jueves, 20 de abril de 2017


by: Jackie Wullschlager

“I found my lessons in the city itself, among the small traders, the waiters in cafés. Around them hovered that astonishing light of freedom which I had seen nowhere else. And this light, reborn in art, passed easily on to the canvases of the great French masters.”

 Albert Gleizes, ‘Portrait of Igor Stravinsky’ (1914).

            This was Marc Chagall, just arrived in Paris from St Petersburg in 1911. Daring to enter the grand galleries, he noted “the almost insurmountable differences which separated French painting from the painting of other lands. Everything showed a more definite feeling for order, clarity, an accurate sense of form, of a more painterly type of painting, even in the works of the lesser artists.”
Fifty years later, Stanley Johnson, from Chicago, and his wife Ursula settled in the Latin Quarter and were as struck by “profound affinities, the result of... shared cultural experiences of artists working in Paris across centuries. They started a collection, mostly of drawings and watercolours, demonstrating not just arts break points Manets radical flatness, Cubism — but continuities of classical grace, fluent line and airy light in Parisian painting. 

Fernand Léger, ‘Mother and Child’ (c.1949) © ADAGP, Paris and DACS London 2016

The Ashmolean’s Degas to Picasso: Creating Modernism in France is a connoisseur’s dream exhibition presenting that collection. Spontaneous and informal, works on paper reveal ways of thinking, and a delightful current shows newcomers experimenting with how to assimilate into the École de Paris. A cubist face built around fragments of books by Louis Marcoussis (né Ludwik Markus) portrays fleshy, double-chinned fellow Pole Guillaume Apollinaire. František Kupka’s abstract lines exploding like fireworks in “Localising Graphic Modules” play with ideas of musical composition. Chagall’s gouache in splashing slippery strokes “The Little Fish and the Fisherman” illustrates La Fontaine’s Fables, the 17th-century comédie humaine foundational to French literature.

Marc Chagall, 'The Little Fish and the Fisherman' (1927) © ADAGP, Paris and DACS London 2016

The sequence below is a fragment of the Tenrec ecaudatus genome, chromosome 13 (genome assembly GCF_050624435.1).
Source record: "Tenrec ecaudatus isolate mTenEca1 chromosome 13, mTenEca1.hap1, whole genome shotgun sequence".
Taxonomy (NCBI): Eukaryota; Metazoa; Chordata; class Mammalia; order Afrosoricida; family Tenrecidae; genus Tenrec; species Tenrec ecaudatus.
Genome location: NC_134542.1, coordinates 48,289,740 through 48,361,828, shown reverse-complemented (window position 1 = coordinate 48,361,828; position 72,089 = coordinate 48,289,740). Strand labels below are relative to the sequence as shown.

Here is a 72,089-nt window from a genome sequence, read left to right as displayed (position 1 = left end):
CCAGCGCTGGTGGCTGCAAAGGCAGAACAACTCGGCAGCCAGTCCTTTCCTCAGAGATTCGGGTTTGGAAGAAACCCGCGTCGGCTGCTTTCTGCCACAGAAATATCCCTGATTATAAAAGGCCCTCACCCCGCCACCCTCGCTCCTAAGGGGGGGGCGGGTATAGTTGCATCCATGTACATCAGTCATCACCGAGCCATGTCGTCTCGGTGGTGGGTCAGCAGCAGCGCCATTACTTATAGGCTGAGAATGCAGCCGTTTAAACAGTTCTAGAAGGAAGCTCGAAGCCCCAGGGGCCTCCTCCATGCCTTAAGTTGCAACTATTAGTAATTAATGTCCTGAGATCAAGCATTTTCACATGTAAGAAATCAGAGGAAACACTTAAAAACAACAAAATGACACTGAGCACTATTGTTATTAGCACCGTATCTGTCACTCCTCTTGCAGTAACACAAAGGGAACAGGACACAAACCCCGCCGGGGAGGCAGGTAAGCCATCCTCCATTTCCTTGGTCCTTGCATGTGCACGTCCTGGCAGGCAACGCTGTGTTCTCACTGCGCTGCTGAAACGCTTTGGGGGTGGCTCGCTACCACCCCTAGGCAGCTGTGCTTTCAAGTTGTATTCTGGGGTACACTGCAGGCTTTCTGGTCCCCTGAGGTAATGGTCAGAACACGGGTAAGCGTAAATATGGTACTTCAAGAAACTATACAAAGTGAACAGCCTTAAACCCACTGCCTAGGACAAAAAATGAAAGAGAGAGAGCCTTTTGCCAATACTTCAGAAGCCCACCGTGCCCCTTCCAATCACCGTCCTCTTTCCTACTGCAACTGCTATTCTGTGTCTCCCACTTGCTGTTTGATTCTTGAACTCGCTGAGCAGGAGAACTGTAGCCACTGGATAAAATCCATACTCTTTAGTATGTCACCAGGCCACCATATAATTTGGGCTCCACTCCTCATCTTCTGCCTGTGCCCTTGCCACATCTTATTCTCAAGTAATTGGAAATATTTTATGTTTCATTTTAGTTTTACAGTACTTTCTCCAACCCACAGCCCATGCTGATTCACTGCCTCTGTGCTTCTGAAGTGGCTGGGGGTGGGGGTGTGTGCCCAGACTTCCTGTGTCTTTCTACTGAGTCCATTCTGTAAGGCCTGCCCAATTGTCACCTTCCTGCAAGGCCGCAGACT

The Ashmolean’s title is misleading; the show’s glory is rapports spanning such distant epochs. In Matisse’s woodcut “Nude in Profile on a Chaise Longue”, an unmodulated silhouette of a sleeping girl is set among rough, swirling incisions cut with carpenters’ tools; refined though primitivist, it echoes in its rushing elegance a bravura black chalk rococo drawing by Fragonard, depicting the hasty departure from his lover by boat, pennant fluttering in the breeze, of Ariosto’s hero Bireno.
Johnson discovered Jacques-Louis David’s acute, melancholy “An Old Man and a Young Woman”, rigorous contours and chiselled volumes recalling antique models, in the elderly Henry Moore’s bedroom. It hangs here alongside statuesque figures, including an impossibly elongated hyper-real “Odalisque” by Ingres, David’s pupil, and opposite some dozen works by Ingres’s fervent admirer, Degas. These, ranging from a youthful charcoal “Self-portrait in a Top Hat”, with engagingly awkward countenance, to pastels in sprinkled colour — “After the Bath”, of ungainly nudes in contorted postures — express deep connections with past masters: Degas’s insistence on “the probity of drawing”, his solidly sculptural balance.

Late in his career, Renoir was also a neoclassicist, as in the plump “Bather Drying Herself”, folds of stomach flesh luxuriantly described, in a warm charcoal drawing on pink paper here. Such majestic, curvaceous nudes in turn shaped Picasso’s generation. Léger’s smooth, rounded figures — “Mother and Child”, bold black contours overpainted with coloured blocks, is the show’s poster image — look to Renoir. André Lhote, whose “Harvest” is a Cubist-pastoral hybrid, wrote that thanks to 20th-century Renoir “painters’ intellectual space is reconquered”.

Pablo Picasso, 'Study for Three Musicians' (1920) © ADAGP, Paris and DACS London 2016

He meant conceptual, cubist space, subject of the latter part of this exhibition. Sketches for “Les Demoiselles” and inky puzzles “The Fan” and “Still Life with Bottle of Marc”, suggesting Picasso’s thought processes, are highlights; the weakness is over-concentration on forgotten, clunky Cubist-followers — Albert Gleizes, Jean Metzinger — whom Picasso called “horribles serre-files” (awful stragglers). The Ashmolean does not admit that the Johnsons are dealers; seeking works for the US market, they befriended sources including widowed Madame Metzinger, then living with 22 cats, while also battling with Cubism’s impresario, nearly 90-year-old Daniel-Henry Kahnweiler.

From him came the Picasso standout, “Cockerel, Woman and Young Man”, a monumental 1967 drawing animated by Cubism’s multiple viewpoints. He delineates the alert bird in scratchy blue crayon, against mother and son, whose hard outlines, lack of shading and the woman’s Greek profile all derive from neoclassical tradition. This marriage of old and new is suffused with a brilliant yellow wash, casting a sunbeam across a happy, rich, rare show.


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